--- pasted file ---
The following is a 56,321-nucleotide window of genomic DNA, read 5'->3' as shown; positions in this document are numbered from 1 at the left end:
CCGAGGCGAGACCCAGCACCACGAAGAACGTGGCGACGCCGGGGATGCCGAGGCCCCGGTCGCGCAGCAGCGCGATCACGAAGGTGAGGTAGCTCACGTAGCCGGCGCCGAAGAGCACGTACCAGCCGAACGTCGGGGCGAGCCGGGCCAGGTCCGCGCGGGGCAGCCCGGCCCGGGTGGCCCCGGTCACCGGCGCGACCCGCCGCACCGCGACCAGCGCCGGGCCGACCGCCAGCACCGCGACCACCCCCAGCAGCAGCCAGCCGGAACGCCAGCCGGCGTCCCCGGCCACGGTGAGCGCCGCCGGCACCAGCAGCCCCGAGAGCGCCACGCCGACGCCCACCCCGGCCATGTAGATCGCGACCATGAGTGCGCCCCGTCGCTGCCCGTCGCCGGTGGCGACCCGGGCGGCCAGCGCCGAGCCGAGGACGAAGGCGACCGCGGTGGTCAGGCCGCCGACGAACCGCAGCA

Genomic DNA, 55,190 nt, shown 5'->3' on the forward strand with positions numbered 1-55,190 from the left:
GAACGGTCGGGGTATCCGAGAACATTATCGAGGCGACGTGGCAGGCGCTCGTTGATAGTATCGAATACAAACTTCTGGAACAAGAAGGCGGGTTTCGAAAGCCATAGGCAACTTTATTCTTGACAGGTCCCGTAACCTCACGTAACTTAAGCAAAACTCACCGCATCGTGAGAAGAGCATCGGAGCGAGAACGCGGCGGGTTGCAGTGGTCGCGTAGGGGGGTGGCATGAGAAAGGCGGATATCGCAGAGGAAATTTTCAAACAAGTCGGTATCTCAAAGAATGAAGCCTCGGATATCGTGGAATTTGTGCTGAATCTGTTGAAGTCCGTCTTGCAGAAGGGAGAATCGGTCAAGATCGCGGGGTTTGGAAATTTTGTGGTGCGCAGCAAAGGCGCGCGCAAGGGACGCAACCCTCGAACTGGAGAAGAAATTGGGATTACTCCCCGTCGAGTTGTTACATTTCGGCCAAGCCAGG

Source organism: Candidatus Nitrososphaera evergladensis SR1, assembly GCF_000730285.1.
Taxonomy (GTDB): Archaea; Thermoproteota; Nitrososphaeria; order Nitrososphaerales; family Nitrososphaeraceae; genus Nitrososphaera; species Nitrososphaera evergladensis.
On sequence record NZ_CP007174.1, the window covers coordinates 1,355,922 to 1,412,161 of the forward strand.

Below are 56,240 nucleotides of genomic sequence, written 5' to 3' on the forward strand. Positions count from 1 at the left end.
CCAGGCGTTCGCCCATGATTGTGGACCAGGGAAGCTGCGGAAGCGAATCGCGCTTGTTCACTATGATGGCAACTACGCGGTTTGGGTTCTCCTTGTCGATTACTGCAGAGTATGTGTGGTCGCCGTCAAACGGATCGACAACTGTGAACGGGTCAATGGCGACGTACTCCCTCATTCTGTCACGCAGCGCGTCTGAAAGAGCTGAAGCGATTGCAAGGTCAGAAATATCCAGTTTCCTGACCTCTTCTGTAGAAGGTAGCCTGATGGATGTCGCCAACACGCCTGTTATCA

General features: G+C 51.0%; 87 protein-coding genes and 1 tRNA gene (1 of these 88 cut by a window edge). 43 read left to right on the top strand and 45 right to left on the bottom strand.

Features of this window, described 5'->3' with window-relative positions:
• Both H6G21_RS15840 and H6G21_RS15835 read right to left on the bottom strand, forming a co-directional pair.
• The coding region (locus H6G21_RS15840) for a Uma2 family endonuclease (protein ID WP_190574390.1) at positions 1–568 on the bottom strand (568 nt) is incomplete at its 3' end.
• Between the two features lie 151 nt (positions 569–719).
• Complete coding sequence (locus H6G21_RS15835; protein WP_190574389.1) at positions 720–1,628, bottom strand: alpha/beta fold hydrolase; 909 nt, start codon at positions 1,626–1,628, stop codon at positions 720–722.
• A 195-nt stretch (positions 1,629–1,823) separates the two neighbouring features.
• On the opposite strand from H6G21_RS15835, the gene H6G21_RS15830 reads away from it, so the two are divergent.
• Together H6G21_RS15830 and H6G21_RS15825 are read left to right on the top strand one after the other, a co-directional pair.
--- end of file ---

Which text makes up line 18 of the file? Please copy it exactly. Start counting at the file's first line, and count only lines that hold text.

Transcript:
• Together H6G21_RS15830 and H6G21_RS15825 are read left to right on the top strand one after the other, a co-directional pair.